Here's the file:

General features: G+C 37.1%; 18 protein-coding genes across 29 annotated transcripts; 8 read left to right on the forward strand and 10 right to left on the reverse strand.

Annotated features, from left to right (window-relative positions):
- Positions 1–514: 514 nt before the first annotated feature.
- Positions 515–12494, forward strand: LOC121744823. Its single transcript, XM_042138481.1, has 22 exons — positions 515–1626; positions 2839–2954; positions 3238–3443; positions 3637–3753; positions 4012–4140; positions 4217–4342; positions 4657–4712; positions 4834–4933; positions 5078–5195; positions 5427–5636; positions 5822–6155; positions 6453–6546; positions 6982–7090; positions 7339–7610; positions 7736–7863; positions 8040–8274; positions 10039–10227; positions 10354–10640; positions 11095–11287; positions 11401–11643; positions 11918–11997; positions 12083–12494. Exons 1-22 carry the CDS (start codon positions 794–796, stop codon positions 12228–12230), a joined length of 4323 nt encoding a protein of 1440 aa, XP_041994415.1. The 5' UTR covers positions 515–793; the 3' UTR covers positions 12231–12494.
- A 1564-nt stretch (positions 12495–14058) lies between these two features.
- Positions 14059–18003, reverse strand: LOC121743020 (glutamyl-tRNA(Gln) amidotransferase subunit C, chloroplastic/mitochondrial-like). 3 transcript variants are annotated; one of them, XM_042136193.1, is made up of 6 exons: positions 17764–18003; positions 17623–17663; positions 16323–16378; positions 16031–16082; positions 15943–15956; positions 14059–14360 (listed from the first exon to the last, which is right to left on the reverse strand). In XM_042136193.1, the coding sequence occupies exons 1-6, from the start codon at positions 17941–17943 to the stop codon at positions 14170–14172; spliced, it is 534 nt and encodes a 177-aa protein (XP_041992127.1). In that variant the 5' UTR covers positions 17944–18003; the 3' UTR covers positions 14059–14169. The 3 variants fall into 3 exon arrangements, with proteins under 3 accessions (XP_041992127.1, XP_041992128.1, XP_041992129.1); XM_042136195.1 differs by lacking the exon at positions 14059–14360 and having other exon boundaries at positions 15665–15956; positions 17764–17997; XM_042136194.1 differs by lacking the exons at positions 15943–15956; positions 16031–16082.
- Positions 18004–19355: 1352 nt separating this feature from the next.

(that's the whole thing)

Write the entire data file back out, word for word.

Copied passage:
General features: G+C 37.1%; 18 protein-coding genes across 29 annotated transcripts; 8 read left to right on the forward strand and 10 right to left on the reverse strand.

Annotated features, from left to right (window-relative positions):
- Positions 1–514: 514 nt before the first annotated feature.
- Positions 515–12494, forward strand: LOC121744823. Its single transcript, XM_042138481.1, has 22 exons — positions 515–1626; positions 2839–2954; positions 3238–3443; positions 3637–3753; positions 4012–4140; positions 4217–4342; positions 4657–4712; positions 4834–4933; positions 5078–5195; positions 5427–5636; positions 5822–6155; positions 6453–6546; positions 6982–7090; positions 7339–7610; positions 7736–7863; positions 8040–8274; positions 10039–10227; positions 10354–10640; positions 11095–11287; positions 11401–11643; positions 11918–11997; positions 12083–12494. Exons 1-22 carry the CDS (start codon positions 794–796, stop codon positions 12228–12230), a joined length of 4323 nt encoding a protein of 1440 aa, XP_041994415.1. The 5' UTR covers positions 515–793; the 3' UTR covers positions 12231–12494.
- A 1564-nt stretch (positions 12495–14058) lies between these two features.
- Positions 14059–18003, reverse strand: LOC121743020 (glutamyl-tRNA(Gln) amidotransferase subunit C, chloroplastic/mitochondrial-like). 3 transcript variants are annotated; one of them, XM_042136193.1, is made up of 6 exons: positions 17764–18003; positions 17623–17663; positions 16323–16378; positions 16031–16082; positions 15943–15956; positions 14059–14360 (listed from the first exon to the last, which is right to left on the reverse strand). In XM_042136193.1, the coding sequence occupies exons 1-6, from the start codon at positions 17941–17943 to the stop codon at positions 14170–14172; spliced, it is 534 nt and encodes a 177-aa protein (XP_041992127.1). In that variant the 5' UTR covers positions 17944–18003; the 3' UTR covers positions 14059–14169. The 3 variants fall into 3 exon arrangements, with proteins under 3 accessions (XP_041992127.1, XP_041992128.1, XP_041992129.1); XM_042136195.1 differs by lacking the exon at positions 14059–14360 and having other exon boundaries at positions 15665–15956; positions 17764–17997; XM_042136194.1 differs by lacking the exons at positions 15943–15956; positions 16031–16082.
- Positions 18004–19355: 1352 nt separating this feature from the next.